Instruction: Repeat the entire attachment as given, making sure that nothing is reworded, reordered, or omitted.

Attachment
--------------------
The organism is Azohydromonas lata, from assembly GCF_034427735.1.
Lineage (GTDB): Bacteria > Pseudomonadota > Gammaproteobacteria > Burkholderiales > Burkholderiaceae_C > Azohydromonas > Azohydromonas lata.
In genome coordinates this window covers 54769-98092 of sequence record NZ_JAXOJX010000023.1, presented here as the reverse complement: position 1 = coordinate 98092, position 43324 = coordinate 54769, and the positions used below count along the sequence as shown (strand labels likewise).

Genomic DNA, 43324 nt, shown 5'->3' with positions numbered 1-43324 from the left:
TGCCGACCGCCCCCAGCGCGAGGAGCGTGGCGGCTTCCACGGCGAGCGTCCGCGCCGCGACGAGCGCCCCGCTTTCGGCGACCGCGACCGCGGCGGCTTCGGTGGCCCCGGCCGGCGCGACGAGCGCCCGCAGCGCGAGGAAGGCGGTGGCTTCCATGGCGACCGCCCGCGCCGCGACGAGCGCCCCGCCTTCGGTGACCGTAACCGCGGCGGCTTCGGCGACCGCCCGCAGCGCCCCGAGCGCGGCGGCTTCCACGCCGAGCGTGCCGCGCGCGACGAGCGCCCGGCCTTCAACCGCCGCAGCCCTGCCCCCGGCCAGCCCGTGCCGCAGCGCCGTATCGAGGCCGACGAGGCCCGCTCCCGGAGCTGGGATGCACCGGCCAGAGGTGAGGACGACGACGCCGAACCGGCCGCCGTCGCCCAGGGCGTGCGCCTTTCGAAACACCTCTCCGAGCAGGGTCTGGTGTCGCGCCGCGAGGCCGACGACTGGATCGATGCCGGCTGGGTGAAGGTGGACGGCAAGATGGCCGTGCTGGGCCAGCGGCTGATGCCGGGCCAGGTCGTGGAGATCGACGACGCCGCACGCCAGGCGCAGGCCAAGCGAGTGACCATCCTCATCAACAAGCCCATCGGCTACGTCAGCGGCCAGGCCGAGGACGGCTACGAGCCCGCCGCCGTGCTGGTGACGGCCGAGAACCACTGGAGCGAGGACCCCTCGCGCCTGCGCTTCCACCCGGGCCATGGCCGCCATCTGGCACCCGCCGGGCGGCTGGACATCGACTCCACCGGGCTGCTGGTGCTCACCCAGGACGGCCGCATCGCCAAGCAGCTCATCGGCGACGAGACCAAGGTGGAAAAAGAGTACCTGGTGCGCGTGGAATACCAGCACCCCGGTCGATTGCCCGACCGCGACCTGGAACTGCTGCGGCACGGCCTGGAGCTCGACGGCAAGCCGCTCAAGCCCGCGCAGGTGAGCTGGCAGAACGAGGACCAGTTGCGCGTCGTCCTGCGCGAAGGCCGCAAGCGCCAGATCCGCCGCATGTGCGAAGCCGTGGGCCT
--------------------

The organism is Azohydromonas lata, from assembly GCF_034427735.1.
Lineage (GTDB): Bacteria > Pseudomonadota > Gammaproteobacteria > Burkholderiales > Burkholderiaceae_C > Azohydromonas > Azohydromonas lata.
In genome coordinates this window covers 54769-98092 of sequence record NZ_JAXOJX010000023.1, presented here as the reverse complement: position 1 = coordinate 98092, position 43324 = coordinate 54769, and the positions used below count along the sequence as shown (strand labels likewise).

Genomic DNA, 43324 nt, shown 5'->3' with positions numbered 1-43324 from the left:
TGCCGACCGCCCCCAGCGCGAGGAGCGTGGCGGCTTCCACGGCGAGCGTCCGCGCCGCGACGAGCGCCCCGCTTTCGGCGACCGCGACCGCGGCGGCTTCGGTGGCCCCGGCCGGCGCGACGAGCGCCCGCAGCGCGAGGAAGGCGGTGGCTTCCATGGCGACCGCCCGCGCCGCGACGAGCGCCCCGCCTTCGGTGACCGTAACCGCGGCGGCTTCGGCGACCGCCCGCAGCGCCCCGAGCGCGGCGGCTTCCACGCCGAGCGTGCCGCGCGCGACGAGCGCCCGGCCTTCAACCGCCGCAGCCCTGCCCCCGGCCAGCCCGTGCCGCAGCGCCGTATCGAGGCCGACGAGGCCCGCTCCCGGAGCTGGGATGCACCGGCCAGAGGTGAGGACGACGACGCCGAACCGGCCGCCGTCGCCCAGGGCGTGCGCCTTTCGAAACACCTCTCCGAGCAGGGTCTGGTGTCGCGCCGCGAGGCCGACGACTGGATCGATGCCGGCTGGGTGAAGGTGGACGGCAAGATGGCCGTGCTGGGCCAGCGGCTGATGCCGGGCCAGGTCGTGGAGATCGACGACGCCGCACGCCAGGCGCAGGCCAAGCGAGTGACCATCCTCATCAACAAGCCCATCGGCTACGTCAGCGGCCAGGCCGAGGACGGCTACGAGCCCGCCGCCGTGCTGGTGACGGCCGAGAACCACTGGAGCGAGGACCCCTCGCGCCTGCGCTTCCACCCGGGCCATGGCCGCCATCTGGCACCCGCCGGGCGGCTGGACATCGACTCCACCGGGCTGCTGGTGCTCACCCAGGACGGCCGCATCGCCAAGCAGCTCATCGGCGACGAGACCAAGGTGGAAAAAGAGTACCTGGTGCGCGTGGAATACCAGCACCCCGGTCGATTGCCCGACCGCGACCTGGAACTGCTGCGGCACGGCCTGGAGCTCGACGGCAAGCCGCTCAAGCCCGCGCAGGTGAGCTGGCAGAACGAGGACCAGTTGCGCGTCGTCCTGCGCGAAGGCCGCAAGCGCCAGATCCGCCGCATGTGCGAAGCCGTGGGCCT